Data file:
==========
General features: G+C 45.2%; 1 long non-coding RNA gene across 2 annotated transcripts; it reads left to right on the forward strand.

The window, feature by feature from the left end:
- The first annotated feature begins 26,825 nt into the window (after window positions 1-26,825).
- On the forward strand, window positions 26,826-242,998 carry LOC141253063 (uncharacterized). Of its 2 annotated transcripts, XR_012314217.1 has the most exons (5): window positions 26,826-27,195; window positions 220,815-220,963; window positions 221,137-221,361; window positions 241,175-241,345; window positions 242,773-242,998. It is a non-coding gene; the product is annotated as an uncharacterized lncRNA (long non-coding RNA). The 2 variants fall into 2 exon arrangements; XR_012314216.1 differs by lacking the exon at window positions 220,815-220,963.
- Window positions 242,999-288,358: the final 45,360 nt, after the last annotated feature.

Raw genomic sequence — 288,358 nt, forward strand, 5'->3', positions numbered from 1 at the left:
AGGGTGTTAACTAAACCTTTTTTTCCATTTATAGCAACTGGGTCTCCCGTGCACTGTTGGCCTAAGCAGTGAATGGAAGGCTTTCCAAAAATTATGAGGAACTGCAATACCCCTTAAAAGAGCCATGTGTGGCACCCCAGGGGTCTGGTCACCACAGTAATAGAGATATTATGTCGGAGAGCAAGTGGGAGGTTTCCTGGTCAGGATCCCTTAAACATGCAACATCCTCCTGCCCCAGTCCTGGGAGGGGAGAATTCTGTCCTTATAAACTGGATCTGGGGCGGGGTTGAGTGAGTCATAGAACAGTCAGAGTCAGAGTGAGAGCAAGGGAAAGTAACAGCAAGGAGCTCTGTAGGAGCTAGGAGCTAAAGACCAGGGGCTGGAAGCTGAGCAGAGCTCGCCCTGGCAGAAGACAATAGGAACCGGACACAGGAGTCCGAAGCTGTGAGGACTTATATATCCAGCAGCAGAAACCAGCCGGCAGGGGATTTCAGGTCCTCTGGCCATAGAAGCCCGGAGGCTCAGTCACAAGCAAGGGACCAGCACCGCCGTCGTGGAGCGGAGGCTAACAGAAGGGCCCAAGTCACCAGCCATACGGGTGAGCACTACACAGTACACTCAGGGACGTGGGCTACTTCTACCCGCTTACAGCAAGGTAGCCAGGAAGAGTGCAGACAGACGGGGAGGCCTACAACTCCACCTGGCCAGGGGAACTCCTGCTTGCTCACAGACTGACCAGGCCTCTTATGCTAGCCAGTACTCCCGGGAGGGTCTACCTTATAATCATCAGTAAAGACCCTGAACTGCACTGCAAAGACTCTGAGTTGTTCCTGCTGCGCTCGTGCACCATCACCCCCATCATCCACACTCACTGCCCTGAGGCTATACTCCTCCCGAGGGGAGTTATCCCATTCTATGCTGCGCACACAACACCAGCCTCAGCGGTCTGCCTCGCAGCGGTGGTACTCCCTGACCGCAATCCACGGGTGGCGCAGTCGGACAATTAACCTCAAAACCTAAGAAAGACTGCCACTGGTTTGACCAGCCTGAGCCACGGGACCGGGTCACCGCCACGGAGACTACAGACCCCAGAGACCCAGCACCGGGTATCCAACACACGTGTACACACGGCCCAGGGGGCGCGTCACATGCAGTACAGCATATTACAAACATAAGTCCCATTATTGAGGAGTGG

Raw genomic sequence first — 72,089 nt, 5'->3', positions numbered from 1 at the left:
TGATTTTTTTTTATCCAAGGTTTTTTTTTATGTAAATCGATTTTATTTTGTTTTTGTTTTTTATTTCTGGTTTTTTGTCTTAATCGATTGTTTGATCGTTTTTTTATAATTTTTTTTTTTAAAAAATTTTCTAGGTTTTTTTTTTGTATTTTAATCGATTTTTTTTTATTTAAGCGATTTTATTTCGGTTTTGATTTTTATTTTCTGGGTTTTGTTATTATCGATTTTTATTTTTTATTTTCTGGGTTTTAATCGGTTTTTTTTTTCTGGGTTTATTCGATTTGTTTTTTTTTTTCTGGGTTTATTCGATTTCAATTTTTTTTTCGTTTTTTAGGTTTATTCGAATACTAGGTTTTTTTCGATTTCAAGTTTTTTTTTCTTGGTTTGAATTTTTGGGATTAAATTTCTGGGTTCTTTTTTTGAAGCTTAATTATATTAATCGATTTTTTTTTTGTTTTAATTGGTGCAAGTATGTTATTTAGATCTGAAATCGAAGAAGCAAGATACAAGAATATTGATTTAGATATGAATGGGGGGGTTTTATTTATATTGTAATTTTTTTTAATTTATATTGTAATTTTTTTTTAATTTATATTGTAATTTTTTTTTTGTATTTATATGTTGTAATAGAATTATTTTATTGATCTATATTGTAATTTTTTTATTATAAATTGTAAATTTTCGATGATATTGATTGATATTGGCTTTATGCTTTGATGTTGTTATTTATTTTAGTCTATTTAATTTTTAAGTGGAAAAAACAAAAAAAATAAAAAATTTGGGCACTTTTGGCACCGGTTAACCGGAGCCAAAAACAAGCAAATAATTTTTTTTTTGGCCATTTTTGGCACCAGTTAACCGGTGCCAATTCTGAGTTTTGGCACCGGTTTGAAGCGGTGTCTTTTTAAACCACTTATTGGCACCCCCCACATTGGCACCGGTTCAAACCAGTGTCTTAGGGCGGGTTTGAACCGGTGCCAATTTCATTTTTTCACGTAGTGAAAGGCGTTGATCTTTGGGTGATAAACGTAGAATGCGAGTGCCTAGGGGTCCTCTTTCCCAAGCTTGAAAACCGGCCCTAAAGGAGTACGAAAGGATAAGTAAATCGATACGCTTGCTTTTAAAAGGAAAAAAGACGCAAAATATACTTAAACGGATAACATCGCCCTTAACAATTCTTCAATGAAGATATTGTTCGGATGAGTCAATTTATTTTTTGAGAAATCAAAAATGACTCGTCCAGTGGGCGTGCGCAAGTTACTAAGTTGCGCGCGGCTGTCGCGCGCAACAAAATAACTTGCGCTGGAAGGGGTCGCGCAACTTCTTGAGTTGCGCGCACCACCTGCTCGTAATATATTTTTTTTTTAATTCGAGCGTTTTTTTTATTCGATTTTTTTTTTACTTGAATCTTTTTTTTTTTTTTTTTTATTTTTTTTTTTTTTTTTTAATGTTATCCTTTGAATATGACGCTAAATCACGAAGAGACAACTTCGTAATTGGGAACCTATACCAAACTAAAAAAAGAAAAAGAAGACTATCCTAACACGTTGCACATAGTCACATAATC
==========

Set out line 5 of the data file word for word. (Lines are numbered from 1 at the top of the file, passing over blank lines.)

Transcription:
- Window positions 242,999-288,358: the final 45,360 nt, after the last annotated feature.